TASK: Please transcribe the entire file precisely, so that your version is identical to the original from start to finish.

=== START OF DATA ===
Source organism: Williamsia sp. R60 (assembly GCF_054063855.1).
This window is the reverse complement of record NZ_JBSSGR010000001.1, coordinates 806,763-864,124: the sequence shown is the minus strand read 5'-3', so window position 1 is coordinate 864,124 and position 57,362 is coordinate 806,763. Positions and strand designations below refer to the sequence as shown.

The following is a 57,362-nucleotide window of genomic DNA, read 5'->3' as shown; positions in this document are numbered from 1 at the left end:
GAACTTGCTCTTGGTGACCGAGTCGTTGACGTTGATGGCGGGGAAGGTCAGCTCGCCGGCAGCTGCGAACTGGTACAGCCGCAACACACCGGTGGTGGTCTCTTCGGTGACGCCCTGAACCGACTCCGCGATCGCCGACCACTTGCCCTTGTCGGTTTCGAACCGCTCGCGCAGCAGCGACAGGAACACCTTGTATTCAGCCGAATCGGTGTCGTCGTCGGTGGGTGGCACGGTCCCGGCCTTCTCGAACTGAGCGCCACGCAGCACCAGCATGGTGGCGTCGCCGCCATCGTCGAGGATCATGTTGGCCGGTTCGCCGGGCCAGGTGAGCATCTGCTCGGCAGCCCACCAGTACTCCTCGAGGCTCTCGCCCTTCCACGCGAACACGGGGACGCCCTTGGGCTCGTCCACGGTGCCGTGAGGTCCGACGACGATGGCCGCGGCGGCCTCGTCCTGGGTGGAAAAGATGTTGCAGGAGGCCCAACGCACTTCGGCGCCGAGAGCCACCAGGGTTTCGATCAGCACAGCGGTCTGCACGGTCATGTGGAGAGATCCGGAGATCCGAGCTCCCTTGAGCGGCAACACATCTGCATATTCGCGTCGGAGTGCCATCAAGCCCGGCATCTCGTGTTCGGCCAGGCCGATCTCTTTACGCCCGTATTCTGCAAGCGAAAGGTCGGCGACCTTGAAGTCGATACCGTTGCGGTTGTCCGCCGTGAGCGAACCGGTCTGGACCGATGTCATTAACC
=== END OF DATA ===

Source organism: Williamsia sp. R60 (assembly GCF_054063855.1).
This window is the reverse complement of record NZ_JBSSGR010000001.1, coordinates 806,763-864,124: the sequence shown is the minus strand read 5'-3', so window position 1 is coordinate 864,124 and position 57,362 is coordinate 806,763. Positions and strand designations below refer to the sequence as shown.

The following is a 57,362-nucleotide window of genomic DNA, read 5'->3' as shown; positions in this document are numbered from 1 at the left end:
GAACTTGCTCTTGGTGACCGAGTCGTTGACGTTGATGGCGGGGAAGGTCAGCTCGCCGGCAGCTGCGAACTGGTACAGCCGCAACACACCGGTGGTGGTCTCTTCGGTGACGCCCTGAACCGACTCCGCGATCGCCGACCACTTGCCCTTGTCGGTTTCGAACCGCTCGCGCAGCAGCGACAGGAACACCTTGTATTCAGCCGAATCGGTGTCGTCGTCGGTGGGTGGCACGGTCCCGGCCTTCTCGAACTGAGCGCCACGCAGCACCAGCATGGTGGCGTCGCCGCCATCGTCGAGGATCATGTTGGCCGGTTCGCCGGGCCAGGTGAGCATCTGCTCGGCAGCCCACCAGTACTCCTCGAGGCTCTCGCCCTTCCACGCGAACACGGGGACGCCCTTGGGCTCGTCCACGGTGCCGTGAGGTCCGACGACGATGGCCGCGGCGGCCTCGTCCTGGGTGGAAAAGATGTTGCAGGAGGCCCAACGCACTTCGGCGCCGAGAGCCACCAGGGTTTCGATCAGCACAGCGGTCTGCACGGTCATGTGGAGAGATCCGGAGATCCGAGCTCCCTTGAGCGGCAACACATCTGCATATTCGCGTCGGAGTGCCATCAAGCCCGGCATCTCGTGTTCGGCCAGGCCGATCTCTTTACGCCCGTATTCTGCAAGCGAAAGGTCGGCGACCTTGAAGTCGATACCGTTGCGGTTGTCCGCCGTGAGCGAACCGGTCTGGACCGATGTCATTAACC